Now look at him: A redshirt junior on the sixth-ranked team in the nation, he's made 17 of 19 field-goal attempts this season — including a dramatic 45-yard walk-off kick to give Stanford a 38-36 win over fourth-ranked Notre Dame on Nov. 28 — and all 61 of his extra-point attempts. He might even have a shot at the NFL.
"Isn't it funny?" Ukropina said of his fortuitous break. "I don't want to use the word fate, but there was some sense that that's what was supposed to happen."
Ukropina spent 2013 and 2014 as the backup to Cardinal career scoring leader Jordan Williamson before moving into the lead role this season. He thrived in the spotlight, kicking a pair of field goals in each of Stanford's two wins over USC and his memory-maker against Notre Dame. "He's made some big kicks for us this year," said Pete Alamar, Stanford's special-teams coordinator. "He's handled the stage well.".....
Rose Bowl Flipside: "Isn't it funny?" Ukropina said of his fortuitous break. "I don't want to use the word fate, but there was some sense that that's what was supposed to happen." This is a story about a kid who broke a bone, it kept him from the goal - but that break put him on the path he was supposed to be on.
We can't see how setbacks, breaks, loss, problems in our lives turn us in the right direction - unless we look closely. I've been filming people under hypnosis for eight years saying the EXACT SAME THING. "That setback, that tragedy, that loss was the reason for my change, my life gaining meaning, my victory." Once we take "Time" out of the equation (easy to say, hard to do) we get a glimpse of our lives as a brilliant story conference, with highlights and low-lights planned in advance so we get the most out of it.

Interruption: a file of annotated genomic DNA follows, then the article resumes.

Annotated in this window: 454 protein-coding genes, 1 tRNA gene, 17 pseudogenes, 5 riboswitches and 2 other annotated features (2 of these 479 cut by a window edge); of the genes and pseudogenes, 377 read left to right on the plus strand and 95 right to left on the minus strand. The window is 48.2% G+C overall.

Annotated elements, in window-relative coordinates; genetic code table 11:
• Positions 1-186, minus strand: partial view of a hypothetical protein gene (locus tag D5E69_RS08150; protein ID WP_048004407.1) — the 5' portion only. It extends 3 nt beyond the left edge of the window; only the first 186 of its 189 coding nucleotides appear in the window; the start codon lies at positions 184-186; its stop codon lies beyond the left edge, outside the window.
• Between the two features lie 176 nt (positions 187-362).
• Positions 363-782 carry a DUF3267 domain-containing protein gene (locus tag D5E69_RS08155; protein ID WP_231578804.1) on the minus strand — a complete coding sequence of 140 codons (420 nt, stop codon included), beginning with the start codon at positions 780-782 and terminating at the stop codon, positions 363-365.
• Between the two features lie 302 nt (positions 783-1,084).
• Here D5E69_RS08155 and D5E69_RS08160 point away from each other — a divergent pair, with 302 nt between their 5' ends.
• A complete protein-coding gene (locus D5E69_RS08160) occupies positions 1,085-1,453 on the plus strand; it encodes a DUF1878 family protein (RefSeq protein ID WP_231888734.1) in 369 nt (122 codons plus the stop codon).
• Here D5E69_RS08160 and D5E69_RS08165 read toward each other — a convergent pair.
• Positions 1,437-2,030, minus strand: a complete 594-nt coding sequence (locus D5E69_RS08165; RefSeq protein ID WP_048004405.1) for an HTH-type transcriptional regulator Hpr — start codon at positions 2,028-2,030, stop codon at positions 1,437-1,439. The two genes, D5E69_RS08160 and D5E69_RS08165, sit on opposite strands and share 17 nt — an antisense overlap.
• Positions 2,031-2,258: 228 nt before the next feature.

Not every mark is hit, not every goal is made - but we do our valiant best to make it the best damn show anyone's ever seen us do. Make the most out of your new year by looking into these highlights and low-lights as steps along the path that lead you to victory. And enjoy the Rose Bowl too.
Even the actress who stars in the latest Stars Wars film had a "Flipside" feeling that she should audition for the lead in the new film:
"I emailed my agent that I have this really weird feeling; I really feel like I need to audition," recalls Ridley."
"My first few auditions really didn't feel good, but my last audition suddenly felt like something clicked," says the 23-year-old Londoner.
A version of this story first appeared in the Nov. 13 issue of The Hollywood Reporter magazine. To receive the magazine, click here to subscribe.
Before landing one of the most coveted roles of the decade, Star Wars: The Force Awakens heroine Daisy Ridley had become accustomed to disappointment. In the months leading up to her first audition for Episode VII's female lead, the 23-year-old actress' confidence was shattered. Just one week into a gig with a small workshop, she was told not to bother coming back. And then after nabbing a lead role in the E4 series Youngers, the part was cut down to just one day of filming. "I was kind of used to things not happening, so I just felt the whole way through [the Episode VII audition process], 'I'm going to lose the job. They're going to find someone better than me,'" she recalls. Even her first two Star Wars auditions were underwhelming — at least from her perspective. Remarkably, Ridley kept getting called back, and something clicked in that final audition, propelling her past the horde of hopefuls. Now, she says with a degree of satisfaction, "I've got opportunities I didn't have before." That's an understatement.